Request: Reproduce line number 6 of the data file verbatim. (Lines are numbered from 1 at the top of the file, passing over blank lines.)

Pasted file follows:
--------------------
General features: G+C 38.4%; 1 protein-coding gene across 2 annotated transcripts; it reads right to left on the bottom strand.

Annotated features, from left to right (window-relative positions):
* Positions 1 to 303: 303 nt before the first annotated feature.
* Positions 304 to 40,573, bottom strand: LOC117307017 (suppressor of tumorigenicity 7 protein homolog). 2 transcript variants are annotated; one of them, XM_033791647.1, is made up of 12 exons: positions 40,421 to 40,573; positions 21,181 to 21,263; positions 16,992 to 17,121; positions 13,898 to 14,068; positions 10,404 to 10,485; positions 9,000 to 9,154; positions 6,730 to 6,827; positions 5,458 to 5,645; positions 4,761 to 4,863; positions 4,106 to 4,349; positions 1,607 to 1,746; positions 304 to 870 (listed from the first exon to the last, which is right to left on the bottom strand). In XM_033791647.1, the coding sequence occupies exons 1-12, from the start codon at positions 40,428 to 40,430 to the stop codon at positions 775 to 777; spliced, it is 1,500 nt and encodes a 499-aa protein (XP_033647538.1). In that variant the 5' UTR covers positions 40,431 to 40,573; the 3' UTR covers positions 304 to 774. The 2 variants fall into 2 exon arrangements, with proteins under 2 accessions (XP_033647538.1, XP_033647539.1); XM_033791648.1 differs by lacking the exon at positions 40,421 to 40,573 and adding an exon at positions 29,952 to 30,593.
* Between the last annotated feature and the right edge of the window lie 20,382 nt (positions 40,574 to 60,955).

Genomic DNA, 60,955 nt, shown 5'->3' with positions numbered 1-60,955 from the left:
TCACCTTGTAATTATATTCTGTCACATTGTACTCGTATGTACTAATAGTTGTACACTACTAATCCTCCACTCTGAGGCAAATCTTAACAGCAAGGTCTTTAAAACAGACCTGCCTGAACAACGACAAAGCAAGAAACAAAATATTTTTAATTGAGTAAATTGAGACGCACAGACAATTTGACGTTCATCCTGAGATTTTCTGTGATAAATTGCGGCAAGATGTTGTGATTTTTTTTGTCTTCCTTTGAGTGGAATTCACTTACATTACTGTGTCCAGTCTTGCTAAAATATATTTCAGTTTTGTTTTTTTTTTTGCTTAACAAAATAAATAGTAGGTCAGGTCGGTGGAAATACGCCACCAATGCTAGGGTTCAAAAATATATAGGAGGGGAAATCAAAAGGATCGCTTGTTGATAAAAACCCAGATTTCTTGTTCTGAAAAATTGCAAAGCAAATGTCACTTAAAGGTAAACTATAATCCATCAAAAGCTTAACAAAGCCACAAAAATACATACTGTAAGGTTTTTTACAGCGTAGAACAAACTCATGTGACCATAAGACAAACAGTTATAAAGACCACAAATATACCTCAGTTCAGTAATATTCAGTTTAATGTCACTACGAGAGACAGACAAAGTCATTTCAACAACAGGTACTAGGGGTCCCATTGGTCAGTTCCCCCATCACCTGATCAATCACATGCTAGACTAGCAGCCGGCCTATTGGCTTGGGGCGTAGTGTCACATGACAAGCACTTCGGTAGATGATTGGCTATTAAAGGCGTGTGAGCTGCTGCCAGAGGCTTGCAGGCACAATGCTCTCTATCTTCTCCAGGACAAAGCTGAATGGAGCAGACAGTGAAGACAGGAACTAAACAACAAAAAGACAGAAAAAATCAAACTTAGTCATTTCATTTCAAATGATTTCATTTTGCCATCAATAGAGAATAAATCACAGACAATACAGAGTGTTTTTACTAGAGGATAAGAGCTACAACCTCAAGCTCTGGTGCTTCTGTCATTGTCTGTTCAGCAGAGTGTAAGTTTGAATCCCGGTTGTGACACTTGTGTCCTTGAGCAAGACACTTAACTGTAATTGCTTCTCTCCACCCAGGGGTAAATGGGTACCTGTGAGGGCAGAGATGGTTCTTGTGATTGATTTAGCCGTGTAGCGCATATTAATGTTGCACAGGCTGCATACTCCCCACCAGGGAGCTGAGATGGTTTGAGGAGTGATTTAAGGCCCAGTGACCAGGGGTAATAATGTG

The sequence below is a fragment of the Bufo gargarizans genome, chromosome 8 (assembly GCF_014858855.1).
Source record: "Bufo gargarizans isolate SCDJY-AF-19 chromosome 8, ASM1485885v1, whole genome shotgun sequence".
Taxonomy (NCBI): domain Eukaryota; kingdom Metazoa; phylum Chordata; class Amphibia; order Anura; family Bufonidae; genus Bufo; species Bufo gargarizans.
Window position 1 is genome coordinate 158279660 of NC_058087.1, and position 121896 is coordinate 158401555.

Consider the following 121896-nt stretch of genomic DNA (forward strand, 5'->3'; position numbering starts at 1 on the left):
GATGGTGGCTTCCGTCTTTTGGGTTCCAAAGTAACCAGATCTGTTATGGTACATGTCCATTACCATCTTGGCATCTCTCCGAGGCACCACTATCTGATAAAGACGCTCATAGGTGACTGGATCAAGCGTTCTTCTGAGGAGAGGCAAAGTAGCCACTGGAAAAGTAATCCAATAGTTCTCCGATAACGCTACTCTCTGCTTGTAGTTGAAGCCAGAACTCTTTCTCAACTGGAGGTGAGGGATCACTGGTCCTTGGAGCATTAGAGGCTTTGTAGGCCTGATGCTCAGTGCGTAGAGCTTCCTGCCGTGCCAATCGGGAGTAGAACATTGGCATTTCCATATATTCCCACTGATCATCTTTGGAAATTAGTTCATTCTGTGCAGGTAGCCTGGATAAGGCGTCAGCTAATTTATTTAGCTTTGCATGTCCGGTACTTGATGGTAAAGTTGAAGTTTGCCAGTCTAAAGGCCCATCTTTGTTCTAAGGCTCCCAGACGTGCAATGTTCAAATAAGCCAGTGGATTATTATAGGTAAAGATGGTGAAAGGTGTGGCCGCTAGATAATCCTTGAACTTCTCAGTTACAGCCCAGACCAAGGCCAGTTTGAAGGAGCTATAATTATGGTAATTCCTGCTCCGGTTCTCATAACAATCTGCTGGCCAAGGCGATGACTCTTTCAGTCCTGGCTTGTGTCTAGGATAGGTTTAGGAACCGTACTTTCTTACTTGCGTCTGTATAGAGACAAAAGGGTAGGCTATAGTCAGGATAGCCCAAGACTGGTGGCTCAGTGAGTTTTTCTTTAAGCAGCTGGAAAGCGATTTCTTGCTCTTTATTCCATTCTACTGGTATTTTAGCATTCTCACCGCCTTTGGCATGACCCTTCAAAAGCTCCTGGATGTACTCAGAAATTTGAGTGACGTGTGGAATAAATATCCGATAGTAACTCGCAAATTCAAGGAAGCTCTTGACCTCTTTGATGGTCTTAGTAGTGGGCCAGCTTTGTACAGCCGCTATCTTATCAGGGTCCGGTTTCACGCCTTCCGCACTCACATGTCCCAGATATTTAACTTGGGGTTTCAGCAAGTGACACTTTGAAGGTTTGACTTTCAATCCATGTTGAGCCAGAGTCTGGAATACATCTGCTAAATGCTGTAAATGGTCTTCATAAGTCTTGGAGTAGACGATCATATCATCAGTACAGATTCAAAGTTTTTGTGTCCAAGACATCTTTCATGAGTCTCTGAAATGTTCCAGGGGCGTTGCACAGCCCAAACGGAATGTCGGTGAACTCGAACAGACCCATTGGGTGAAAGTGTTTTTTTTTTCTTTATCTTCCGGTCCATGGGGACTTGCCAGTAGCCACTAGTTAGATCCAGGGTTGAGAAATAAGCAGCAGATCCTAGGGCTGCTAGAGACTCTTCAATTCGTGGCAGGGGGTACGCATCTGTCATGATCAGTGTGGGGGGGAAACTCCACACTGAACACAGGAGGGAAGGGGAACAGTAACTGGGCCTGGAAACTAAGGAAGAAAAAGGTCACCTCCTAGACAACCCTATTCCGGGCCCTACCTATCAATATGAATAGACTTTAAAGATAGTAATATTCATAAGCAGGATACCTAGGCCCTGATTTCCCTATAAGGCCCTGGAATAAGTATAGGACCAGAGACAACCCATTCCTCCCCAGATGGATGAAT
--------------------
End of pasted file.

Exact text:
Genomic DNA, 60,955 nt, shown 5'->3' with positions numbered 1-60,955 from the left: